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Photo books are a great way to display and preserve your memories, and services like iBooks and Blurb make it easy and affordable to create professional quality bound books. But your design choices are what make them special. Join designer Nigel French as he covers the basics of planning and building a photo book, reviews the qualities of good photo books, and examines the design principles at work in their creation—regardless of the software used. This course provides both inspiration and practical techniques for creating your photo book.
When choosing software tools for designing your photo book, there are several choices available. Programs like iPhoto and Photoshop Elements have integrated photo book features. If you're already using one of these programs, it's easy to integrate making a photo book into your existing work flow. For the serious amateur and professional photographer, Adobe Lightroom and its Apple competitor, Aperture, also now include bookmaking tools. These make it easy to take a subset of your existing photo catalog and craft it into a book with seamless uploading of the result to photo book services like blurb.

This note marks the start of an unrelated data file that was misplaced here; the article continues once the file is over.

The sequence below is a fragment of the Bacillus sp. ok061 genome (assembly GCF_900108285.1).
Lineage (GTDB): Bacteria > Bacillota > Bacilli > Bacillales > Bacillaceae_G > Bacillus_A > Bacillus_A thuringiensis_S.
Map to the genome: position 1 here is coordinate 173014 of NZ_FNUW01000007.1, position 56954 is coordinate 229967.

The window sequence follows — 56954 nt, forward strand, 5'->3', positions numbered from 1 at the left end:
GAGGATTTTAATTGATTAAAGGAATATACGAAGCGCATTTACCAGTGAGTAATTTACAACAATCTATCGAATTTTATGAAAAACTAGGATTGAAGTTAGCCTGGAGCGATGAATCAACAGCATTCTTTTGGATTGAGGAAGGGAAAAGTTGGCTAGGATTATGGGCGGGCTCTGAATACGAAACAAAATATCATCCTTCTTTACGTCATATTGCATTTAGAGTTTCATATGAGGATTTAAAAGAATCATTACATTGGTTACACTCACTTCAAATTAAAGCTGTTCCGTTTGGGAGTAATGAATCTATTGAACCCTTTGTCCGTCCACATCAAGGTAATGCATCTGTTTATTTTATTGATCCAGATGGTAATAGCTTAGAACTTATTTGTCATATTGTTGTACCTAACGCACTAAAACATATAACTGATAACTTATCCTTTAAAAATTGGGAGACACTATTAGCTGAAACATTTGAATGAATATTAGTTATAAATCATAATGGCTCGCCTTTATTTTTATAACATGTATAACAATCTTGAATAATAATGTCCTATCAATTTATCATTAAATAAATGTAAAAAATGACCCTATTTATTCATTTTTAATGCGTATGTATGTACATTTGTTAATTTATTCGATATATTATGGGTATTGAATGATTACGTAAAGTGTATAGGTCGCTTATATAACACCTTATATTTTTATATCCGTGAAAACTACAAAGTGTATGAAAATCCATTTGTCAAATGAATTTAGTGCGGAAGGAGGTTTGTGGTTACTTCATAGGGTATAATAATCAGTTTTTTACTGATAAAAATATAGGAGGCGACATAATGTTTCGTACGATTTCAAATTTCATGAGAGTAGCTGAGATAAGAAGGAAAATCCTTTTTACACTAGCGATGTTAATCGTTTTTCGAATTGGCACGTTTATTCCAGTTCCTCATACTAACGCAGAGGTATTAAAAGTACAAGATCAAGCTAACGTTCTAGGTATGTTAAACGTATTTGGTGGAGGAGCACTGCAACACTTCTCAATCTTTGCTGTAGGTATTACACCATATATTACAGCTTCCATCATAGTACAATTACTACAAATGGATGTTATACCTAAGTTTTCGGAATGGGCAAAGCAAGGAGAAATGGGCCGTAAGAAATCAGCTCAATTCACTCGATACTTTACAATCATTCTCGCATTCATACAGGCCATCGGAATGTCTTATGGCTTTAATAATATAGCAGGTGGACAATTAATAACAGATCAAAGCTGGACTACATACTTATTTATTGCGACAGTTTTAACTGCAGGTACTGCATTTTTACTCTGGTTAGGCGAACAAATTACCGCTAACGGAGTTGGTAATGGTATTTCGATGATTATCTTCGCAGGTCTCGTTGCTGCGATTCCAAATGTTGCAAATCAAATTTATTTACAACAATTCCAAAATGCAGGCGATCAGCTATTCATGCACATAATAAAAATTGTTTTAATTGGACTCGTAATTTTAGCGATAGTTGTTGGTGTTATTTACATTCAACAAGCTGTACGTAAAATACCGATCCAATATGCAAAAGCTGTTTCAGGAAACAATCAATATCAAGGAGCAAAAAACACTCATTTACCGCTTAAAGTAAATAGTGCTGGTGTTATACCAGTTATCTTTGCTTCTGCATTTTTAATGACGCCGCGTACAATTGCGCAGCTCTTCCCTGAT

My personal preference is to combine Lightroom, which I use for cataloging and developing my images, with InDesign where I arrange the images on the page. Once the prepped images have been exported from Lightroom, I use Bridge to view them and if necessary change their order. While I find Lightroom sufficient for prepping most images, there are always those that require additional processing. Perhaps the removal of distracting elements, fixing perspective distortion, or masking to make selective adjustments.
For such images I use Photoshop. In making your photo book there is no definitive right or wrong way. The best tool to use is the one you are most comfortable with.
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